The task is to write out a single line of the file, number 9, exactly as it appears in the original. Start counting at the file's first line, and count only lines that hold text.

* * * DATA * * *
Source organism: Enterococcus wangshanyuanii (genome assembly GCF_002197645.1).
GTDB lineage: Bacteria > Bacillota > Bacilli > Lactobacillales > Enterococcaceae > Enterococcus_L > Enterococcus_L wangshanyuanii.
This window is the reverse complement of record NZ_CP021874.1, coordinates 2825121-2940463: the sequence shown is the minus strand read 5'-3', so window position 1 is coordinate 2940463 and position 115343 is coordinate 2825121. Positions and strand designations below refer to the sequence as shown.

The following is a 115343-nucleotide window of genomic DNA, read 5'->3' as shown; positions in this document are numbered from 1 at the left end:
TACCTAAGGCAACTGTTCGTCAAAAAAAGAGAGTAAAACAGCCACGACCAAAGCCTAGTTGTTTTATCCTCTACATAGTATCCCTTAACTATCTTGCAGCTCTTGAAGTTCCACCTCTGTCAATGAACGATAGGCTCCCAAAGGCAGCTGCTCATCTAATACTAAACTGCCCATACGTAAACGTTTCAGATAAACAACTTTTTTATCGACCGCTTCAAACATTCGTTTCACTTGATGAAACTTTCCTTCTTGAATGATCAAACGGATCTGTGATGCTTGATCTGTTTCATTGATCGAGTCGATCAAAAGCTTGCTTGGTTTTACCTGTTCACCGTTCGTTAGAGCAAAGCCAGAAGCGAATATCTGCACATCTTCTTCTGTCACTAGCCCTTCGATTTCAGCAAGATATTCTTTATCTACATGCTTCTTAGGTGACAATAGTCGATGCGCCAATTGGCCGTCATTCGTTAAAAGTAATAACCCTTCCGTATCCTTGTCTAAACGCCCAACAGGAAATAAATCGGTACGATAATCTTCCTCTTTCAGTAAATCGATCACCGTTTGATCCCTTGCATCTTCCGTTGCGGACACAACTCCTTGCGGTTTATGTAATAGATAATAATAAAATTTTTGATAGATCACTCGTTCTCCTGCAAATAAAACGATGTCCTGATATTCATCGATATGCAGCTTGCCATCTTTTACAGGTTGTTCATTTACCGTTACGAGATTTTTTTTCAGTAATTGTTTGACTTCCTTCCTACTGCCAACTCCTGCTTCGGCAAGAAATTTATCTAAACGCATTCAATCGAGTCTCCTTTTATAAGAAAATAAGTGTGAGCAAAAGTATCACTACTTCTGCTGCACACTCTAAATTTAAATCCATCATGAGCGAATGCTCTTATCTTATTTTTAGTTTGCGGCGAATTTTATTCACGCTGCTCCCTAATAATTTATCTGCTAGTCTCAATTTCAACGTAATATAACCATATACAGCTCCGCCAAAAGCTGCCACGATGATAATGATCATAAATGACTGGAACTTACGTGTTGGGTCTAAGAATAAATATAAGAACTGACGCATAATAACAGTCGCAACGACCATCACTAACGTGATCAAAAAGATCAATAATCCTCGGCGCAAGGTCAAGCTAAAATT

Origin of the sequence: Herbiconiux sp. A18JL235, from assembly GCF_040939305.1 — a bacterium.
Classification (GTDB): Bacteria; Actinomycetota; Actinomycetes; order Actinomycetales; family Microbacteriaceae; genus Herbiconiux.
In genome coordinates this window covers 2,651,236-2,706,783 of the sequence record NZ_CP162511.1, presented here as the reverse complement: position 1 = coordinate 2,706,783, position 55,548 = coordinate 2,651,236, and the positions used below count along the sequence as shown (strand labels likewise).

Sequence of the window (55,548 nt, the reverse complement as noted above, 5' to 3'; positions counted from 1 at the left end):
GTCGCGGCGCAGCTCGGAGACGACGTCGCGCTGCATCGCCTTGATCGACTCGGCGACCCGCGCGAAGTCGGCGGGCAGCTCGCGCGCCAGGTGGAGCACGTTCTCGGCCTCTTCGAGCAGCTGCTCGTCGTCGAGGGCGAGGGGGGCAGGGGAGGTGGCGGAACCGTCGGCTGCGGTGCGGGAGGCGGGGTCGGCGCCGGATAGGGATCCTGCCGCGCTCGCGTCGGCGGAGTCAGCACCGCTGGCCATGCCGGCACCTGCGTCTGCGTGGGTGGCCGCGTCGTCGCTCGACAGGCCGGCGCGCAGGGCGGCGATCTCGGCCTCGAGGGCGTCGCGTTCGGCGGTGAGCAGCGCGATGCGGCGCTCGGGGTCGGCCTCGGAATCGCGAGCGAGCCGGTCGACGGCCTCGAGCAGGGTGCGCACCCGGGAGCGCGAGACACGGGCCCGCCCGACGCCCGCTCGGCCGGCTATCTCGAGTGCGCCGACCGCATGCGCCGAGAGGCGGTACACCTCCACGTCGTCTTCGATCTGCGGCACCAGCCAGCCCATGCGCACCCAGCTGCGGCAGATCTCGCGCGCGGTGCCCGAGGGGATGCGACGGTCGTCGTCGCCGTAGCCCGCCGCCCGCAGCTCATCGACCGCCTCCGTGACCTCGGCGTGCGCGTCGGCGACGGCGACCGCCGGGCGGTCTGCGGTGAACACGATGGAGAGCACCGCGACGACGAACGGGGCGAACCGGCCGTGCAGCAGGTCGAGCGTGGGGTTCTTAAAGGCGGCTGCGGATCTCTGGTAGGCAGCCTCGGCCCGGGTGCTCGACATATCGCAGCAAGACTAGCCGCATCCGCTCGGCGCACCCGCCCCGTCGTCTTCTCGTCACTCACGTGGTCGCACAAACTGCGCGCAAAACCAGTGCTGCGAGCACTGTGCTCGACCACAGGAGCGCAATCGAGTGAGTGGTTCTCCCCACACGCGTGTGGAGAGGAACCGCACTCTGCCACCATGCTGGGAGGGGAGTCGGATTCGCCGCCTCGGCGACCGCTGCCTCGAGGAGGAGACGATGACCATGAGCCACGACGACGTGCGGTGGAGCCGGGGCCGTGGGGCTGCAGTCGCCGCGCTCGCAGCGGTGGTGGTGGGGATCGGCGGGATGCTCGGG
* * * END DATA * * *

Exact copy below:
Sequence of the window (55,548 nt, the reverse complement as noted above, 5' to 3'; positions counted from 1 at the left end):